ICYMI: Atlanta Journal-Constitution: An earlier presidential primary could juice Georgia’s economy

February 14, 2023

New Report Estimates $220 Million in Economic Impact

A new report released today found that Georgia stands to reap major economic benefits from an earlier presidential primary. According to the report from Emory University finance professor Thomas More Smith, moving Georgia up to fourth in the presidential primary schedule in 2024 could generate $220 million and 2,200 new jobs in campaign spending alone. As the Atlanta Journal-Constitution reports, the massive benefits of an early primary have Democrats, Republicans, small business owners, and economists alike rallying behind the new proposed schedule.

Read more about how an early presidential primary would be a boon for Georgia’s economy:

Atlanta Journal-Constitution: How an earlier presidential primary could juice Georgia’s economy

Greg Bluestein, 2/14/23

Key Points

  • An earlier presidential primary date won’t just bring a wave of political advertising and more attention to Georgia. It could also bring a surge of spending that generates thousands of new jobs and a nine-figure economic impact.
  • Moving Georgia up in the schedule could generate an economic impact of roughly $220 million in spending from campaigns, national parties and outside groups in the months leading up to the race, according to the analysis. It would also contribute to 2,200 new jobs.
  • The spending would soar higher in future elections that feature competitive primaries on both sides of the party line. Under Smith’s analysis, a wide-open 2028 contest could boast an economic impact as high as $375 million while adding more than 4,000 jobs.
  • [S]ome GOP figures have lined up behind the switch. Cory Ruth, a Republican consultant, said he sees no downside for the scheduling overhaul.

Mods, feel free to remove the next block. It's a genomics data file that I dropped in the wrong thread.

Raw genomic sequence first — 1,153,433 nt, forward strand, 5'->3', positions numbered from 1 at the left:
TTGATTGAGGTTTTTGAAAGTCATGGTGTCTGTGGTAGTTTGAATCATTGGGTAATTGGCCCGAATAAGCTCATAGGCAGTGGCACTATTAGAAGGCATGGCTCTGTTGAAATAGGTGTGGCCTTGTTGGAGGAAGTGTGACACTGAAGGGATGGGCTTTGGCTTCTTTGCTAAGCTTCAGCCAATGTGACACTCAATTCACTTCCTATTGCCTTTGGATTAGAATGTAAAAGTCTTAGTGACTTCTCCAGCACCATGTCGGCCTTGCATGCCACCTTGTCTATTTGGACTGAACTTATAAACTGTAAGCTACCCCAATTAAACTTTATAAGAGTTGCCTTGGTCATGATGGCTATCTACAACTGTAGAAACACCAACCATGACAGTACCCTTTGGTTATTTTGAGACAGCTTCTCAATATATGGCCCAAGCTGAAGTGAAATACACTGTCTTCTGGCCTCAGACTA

• “I recognize the impact that South Carolina’s earlier spot has had,” Ruth said of that state’s first-in-the-South tradition. “It’s not a coincidence that many politicians in that state enjoy national prominence. This is an ideal time for us to assert our political identity.”
  • Smith’s analysis doesn’t project the impact of spending by media outlets covering the races, nor does it account for the economic impact generated by the coverage. It also doesn’t factor how Georgia’s earlier spot could attract additional federal spending down the line.
  • Instead, it distilled Federal Elections Commission data to focus on expenditures from the campaigns, the political parties and outside organizations such as super PACs in past primary cycles.
  • That spending adds up fast, said Markee Tate, president of Advancing Black Businesses, the public policy arm of the Atlanta Black Chambers.
  • “It would be a major economic impact for the state, particularly for Black business owners,” he said. “Restaurant owners, caterers, marketing firms, street vendors, hoteliers – there are so many businesses that could get the downstream effects of an earlier primary.”

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